Assiniboine Park Conservancy actively partners with other conservation and research organizations, fostering collaborations such as the one with Ocean Wise.

Over the past three years, the Zoo has welcomed youth and young professionals from Ocean Wise’s Ocean Pathway (formerly Direct Action) program.

This national service-learning program connects Canadian youth and young professionals with experts in marine and aquatic conservation organizations, empowering them through experiences in conservation initiatives, adventurous opportunities for fieldwork, professional research projects, and educational and outreach programs.

Ferris Kerr was the 2023 Ocean Wise Ocean Pathways participant at the Zoo. As a marine biology and science communications student at Dalhousie University, Ferris worked primarily with the Beluga Bits project with the Conservation and Research team. From audience engagement to research innovation, Ferris used their visual arts, science communications and technical photography background to expand Beluga Bits for all cetacean appreciators. 

Beluga Bits is a citizen-science-based project on acquiring data on the Western Hudson Bay beluga whales that summer in the Churchill River estuary.

Our goal is to learn if the same whales return every year, and if so, how many and for how long. Non-invasive 360° footage will help us understand and manage beluga within Hudson Bay while also gaining valuable data on this entire ecosystem.

Ferris and Seal

Ferris’s role included adapting 360° Beluga footage into virtual reality by producing a Meta Oculus account for the public to explore. The uploaded footage is available to anyone with a Meta Quest headset. Beluga Bits footage is now accessible to schools, researchers, and the public in ways never previously used. 

Testing the camera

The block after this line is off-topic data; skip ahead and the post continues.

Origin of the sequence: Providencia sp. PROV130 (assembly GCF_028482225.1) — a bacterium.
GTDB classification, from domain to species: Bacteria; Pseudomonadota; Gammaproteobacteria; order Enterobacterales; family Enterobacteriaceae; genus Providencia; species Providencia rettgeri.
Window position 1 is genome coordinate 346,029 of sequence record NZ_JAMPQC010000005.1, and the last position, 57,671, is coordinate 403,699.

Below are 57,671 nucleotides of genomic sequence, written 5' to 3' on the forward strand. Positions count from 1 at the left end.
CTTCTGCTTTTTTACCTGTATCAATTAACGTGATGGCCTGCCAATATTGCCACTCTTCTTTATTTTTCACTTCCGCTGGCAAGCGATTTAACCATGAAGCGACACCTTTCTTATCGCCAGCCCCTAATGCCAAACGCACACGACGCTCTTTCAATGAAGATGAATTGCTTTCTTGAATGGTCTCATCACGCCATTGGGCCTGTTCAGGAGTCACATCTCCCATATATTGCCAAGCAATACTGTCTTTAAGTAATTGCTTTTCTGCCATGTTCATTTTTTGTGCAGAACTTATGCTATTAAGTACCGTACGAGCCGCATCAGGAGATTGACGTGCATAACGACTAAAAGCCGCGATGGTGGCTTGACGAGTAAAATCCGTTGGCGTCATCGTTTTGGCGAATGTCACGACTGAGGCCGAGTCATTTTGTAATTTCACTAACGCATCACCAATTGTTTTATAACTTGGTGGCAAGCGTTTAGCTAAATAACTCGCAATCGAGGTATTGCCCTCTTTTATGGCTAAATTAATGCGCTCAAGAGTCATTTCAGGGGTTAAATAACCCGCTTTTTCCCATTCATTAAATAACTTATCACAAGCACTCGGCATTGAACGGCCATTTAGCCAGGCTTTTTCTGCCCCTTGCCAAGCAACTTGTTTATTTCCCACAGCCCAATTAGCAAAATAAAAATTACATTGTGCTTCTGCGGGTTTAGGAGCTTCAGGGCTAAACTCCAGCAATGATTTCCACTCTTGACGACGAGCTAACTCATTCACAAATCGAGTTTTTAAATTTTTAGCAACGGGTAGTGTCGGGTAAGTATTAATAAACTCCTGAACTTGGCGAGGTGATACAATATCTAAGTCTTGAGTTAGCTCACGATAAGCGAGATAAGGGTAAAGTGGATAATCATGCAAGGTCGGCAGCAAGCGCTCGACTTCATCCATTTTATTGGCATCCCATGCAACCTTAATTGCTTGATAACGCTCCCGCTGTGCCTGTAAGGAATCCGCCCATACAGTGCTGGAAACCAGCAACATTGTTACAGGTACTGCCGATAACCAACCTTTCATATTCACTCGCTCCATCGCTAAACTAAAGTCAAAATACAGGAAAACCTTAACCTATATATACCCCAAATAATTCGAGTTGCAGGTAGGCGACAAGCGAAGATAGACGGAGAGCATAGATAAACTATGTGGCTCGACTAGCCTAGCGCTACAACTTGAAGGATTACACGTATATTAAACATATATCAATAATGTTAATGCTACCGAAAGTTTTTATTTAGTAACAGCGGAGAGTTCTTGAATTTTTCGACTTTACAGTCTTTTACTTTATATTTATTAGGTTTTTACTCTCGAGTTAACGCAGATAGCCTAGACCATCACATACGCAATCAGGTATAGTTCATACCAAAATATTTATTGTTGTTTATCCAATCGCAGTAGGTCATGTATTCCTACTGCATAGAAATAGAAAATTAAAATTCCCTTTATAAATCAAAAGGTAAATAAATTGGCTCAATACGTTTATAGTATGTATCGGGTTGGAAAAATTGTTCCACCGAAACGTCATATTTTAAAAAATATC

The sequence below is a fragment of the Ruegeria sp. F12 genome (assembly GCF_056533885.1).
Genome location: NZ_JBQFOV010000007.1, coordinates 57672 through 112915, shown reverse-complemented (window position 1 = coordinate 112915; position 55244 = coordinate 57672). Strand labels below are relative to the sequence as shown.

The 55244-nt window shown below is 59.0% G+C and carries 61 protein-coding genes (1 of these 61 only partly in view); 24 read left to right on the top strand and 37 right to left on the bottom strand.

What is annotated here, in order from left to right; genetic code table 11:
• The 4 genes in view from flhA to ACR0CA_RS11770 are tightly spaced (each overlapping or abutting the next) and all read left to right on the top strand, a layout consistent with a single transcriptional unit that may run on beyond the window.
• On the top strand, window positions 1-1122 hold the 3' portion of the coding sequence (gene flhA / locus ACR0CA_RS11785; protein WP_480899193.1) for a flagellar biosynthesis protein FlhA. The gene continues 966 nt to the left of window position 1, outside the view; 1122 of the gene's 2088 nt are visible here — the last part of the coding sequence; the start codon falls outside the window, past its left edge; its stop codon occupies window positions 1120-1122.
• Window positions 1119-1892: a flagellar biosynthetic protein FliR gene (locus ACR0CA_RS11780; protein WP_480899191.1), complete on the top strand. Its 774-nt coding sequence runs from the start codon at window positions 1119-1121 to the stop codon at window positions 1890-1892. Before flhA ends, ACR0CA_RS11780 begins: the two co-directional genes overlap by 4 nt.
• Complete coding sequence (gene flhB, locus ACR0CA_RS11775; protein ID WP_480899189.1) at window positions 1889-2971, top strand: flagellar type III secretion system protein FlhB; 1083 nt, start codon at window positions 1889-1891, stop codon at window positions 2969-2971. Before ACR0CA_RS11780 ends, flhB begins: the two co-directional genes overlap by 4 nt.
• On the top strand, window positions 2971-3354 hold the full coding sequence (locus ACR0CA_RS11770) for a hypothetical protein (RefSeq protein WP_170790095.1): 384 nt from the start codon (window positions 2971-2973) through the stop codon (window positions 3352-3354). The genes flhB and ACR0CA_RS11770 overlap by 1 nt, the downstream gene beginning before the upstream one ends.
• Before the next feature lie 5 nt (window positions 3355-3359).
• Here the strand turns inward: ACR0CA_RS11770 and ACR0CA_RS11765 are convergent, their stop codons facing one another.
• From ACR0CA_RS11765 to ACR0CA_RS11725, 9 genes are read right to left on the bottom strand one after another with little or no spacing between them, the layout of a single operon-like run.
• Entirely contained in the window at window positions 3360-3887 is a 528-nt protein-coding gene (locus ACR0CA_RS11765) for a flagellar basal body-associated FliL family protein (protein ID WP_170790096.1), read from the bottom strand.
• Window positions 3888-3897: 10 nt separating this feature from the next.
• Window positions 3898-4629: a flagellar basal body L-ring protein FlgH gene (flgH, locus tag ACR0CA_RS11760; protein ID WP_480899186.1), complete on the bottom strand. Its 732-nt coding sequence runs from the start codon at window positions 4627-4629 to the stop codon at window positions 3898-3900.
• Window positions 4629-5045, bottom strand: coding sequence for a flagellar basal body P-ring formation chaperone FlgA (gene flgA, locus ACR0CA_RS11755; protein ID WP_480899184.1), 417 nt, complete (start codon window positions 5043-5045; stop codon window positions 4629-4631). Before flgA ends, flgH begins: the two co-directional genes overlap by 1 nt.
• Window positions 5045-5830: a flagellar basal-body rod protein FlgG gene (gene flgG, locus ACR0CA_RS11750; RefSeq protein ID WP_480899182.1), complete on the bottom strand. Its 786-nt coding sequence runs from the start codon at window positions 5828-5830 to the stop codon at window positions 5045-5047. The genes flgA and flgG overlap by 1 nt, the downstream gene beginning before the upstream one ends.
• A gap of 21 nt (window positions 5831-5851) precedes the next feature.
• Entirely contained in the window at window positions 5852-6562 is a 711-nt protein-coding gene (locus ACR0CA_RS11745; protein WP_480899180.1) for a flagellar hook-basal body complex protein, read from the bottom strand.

In association with the VR project, Ferris also conducted 360° test shoots in the Zoo’s seal pools to ensure streamlined and clear videography in the field as well as new static filming techniques. In addition, Ferris also worked on the science communications side of Beluga Bits by creating a new project logo and designing and writing a storymap website

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Ferris shared with us the impact of their time here. 

How did your time at the Zoo grow your skills and give you new opportunities?

APC has been my first introduction to research innovation and a career in marine biology. As I return to complete my degree, I feel like I’ve seen a possible future for myself through the projects I’ve completed and the coworkers I’ve met. Working on Beluga Bits meant focusing on both the technical and communications side of science; my skills as a science communicator, youth educator, and graphics artist have all evolved during my time here.

What will you take with you from this opportunity into your future endeavours?

As I leave for Halifax, my time at the Zoo won’t just be a reminder of what I’m working towards as a student and marine biologist, but also as a reminder of why. The creatures I’ve met while working here and while visiting Churchill have given me perspective on the vast levels of niches and creatures out there. The career possibilities and experiences along the way are endless!

Our collaborative endeavours aim to contribute to the broader mission of supporting the betterment of animals in our care, assisting conservation efforts in the wild, and fostering impactful relationships within the conservation community.

Read more about past Ocean Wise Ocean Pathways participants:

Sara Wolowich Brown – 2021

Samantha Gaitens – 2022